U.S. Federal Government Agriculture and/or Food Safety Reform
Agricultural policy reform has been a past debate topic for public school and homeschool students. Food safety policy reform is discussed after agricultural policy.
Public Choice economics explains the dynamics of federal agricultural policies: federal subsidies and policies benefits flow to a few thousand corporate farmers, lobbyists, and federal workers, while high food costs are distributed across millions of consumers.
Here is a 2015 WSJ debate on federal ag. policies: Should Washington End Agriculture Subsidies?
• The Resolution for the 2011-2012 CCNW Team Policy Debate:
Resolved that the United States Federal Government should substantially reform or abolish its policies covered by the Commodities, Nutrition and/or Crop Insurance Titles of the Food, Conservation, and Energy Act of 2008.
Online overheads for two Economic Thinking presentations on this resolution:
Earlier homeschool agriculture policy reform resolutions (2001-2002):
Team Policy – Resolved: That the United States federal government should significantly change its agricultural policy.Lincoln-Douglas – Resolved: That the restriction of economic liberty for the sake of the general welfare is justified in the field of agriculture.
And NFL public school resolutions:
1986-1987, Resolved: That the federal government should implement a comprehensive long-term agricultural policy in the United States.
1956-1957, Resolved: That the federal government should sustain the prices of major agricultural products at not less than 90% of parity.
It is worth considering a major current U.S. agricultural policy is to subsidize the diversion of corn and other food crops to biofuels like ethanol. So, are ethanol subsidies agricultural policy or energy policy or environmental policy or all three? There is now a general consensus that ethanol subsidies are bad for agricultural consumers (they raise food prices), ban for energy policy (growing corn, transporting it, and processing it consumes more energy than produced), costly for drivers and bad for cars (less energy, higher costs, damaging for engines), and bad for the environment (polluting more than alternatives).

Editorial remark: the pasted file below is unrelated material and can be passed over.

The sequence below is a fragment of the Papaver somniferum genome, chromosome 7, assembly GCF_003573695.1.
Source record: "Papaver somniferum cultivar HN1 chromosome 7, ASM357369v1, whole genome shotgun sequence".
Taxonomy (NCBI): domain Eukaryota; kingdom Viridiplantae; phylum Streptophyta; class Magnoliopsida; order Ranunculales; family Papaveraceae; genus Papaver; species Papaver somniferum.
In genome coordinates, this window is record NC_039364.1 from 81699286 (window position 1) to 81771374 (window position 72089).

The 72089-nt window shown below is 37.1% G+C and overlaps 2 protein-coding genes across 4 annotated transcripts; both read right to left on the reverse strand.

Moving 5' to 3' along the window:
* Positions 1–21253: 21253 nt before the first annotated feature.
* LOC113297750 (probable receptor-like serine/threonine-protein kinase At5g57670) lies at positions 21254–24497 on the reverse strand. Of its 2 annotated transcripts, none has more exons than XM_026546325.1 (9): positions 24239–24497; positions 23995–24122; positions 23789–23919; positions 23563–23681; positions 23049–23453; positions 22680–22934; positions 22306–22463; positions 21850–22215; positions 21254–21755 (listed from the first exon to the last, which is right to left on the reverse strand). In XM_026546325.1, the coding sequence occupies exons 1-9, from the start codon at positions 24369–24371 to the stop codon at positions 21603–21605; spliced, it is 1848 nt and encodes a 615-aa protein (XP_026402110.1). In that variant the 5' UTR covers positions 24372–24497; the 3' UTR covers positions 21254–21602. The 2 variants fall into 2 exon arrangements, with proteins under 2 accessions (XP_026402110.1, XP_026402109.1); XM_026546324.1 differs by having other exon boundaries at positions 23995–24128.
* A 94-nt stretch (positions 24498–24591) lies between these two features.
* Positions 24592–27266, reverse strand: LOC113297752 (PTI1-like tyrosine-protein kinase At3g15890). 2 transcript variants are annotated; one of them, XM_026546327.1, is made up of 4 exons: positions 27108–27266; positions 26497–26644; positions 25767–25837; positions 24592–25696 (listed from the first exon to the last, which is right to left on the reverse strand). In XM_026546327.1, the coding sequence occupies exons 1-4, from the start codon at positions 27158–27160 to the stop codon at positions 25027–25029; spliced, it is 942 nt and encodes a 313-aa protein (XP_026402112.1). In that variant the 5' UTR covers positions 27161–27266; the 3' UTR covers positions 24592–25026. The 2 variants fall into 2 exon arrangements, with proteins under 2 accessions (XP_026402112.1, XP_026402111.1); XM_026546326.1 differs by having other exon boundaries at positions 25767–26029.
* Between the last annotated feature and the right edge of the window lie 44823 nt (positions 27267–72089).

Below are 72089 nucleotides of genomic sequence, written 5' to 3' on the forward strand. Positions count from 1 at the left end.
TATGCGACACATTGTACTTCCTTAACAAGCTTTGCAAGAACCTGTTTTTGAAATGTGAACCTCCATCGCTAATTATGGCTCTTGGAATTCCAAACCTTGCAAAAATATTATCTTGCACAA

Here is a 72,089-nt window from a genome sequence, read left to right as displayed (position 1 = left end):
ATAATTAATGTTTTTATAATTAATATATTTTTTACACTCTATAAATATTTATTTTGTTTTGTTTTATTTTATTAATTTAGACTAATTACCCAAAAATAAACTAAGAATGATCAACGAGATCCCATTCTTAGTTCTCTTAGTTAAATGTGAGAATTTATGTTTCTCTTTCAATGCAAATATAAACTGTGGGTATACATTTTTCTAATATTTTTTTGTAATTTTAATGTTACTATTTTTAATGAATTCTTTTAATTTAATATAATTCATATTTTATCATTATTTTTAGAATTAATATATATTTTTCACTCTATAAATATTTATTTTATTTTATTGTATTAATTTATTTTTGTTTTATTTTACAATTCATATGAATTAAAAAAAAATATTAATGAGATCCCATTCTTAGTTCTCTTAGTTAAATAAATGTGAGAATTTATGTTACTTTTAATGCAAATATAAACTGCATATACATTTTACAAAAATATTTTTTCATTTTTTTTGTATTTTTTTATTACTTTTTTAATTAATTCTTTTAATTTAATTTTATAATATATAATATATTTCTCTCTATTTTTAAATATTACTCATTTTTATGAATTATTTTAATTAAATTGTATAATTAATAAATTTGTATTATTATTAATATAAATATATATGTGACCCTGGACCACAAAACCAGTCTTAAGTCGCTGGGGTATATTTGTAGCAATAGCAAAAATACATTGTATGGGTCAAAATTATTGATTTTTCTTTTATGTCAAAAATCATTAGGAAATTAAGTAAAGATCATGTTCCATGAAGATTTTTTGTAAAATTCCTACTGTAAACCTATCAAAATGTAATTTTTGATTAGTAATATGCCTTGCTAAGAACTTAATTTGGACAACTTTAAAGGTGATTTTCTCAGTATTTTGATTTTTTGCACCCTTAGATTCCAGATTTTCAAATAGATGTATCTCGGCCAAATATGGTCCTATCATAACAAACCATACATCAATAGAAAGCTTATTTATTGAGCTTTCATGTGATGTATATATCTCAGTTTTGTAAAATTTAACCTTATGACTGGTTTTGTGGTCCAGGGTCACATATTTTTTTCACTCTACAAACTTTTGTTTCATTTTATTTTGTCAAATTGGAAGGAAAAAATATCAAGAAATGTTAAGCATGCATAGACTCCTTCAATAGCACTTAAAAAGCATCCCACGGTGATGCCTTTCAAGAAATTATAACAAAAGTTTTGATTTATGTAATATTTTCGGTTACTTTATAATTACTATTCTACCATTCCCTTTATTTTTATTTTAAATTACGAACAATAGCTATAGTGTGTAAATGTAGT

So, another fine federal subsidy mess, but kept alive by the concentrated interests who benefit a lot (corn farmers and ethanol processors), and the relative indifference and rational ignorance of consumers who have other things to do in life than try to follow agriculture, energy, and ethanol policy debates.
Here is a Jan. 2016 Cato At Liberty post critical of ethanol subsidies: Iowa Moonshine: The Sordid History of Ethanol Mandates
Here is a Center for Economic Growth article on a recent biofuel policy study:
Biofuel Subsidies: Bad Policies, Bad Examples for Development
Food safety offers a more complicated topic for debaters, but again one that invited students to look at their copy of the Constitution to see under which enumerated federal powers food safety regulatory powers might be found.
Past the Constitutional debate is a practical question about federal expertise and incentives in regard to regulating food safety.
Here is a post on a 2009 AEI panel: Food Safety Regulations: Will More Regulation Make Us Safer?
Here is 2012 AEI article with a history of federal food safety policy and reform proposals: Food Safety: Background, Analysis and Recommendations
Fifteen different federal agencies administer a wide range of laws related to food safety (Johnson2010). Here, the focus is on the roles of the Food Safety Inspection Service (FSIS) of the USDA and the Food and Drug Administration (FDA) of the Department of Health and Human Services (DHHS). Other agencies’ roles are considered only briefly.
Debaters can expect federal food safety policies to be as effective and productive as federal education policies. Alternative processes and institutions to secure food safety exist for the same reasons private schools and homeschooling exist.
Government agencies suffer from incentive and information problems that waste money, slow innovation, and hamper alternative food safety systems. With this resolution students will have an opportunity to research the dozens of food safety certification systems that have developed to protect consumers, and to contrast them with top-down state and federal food safety regulations.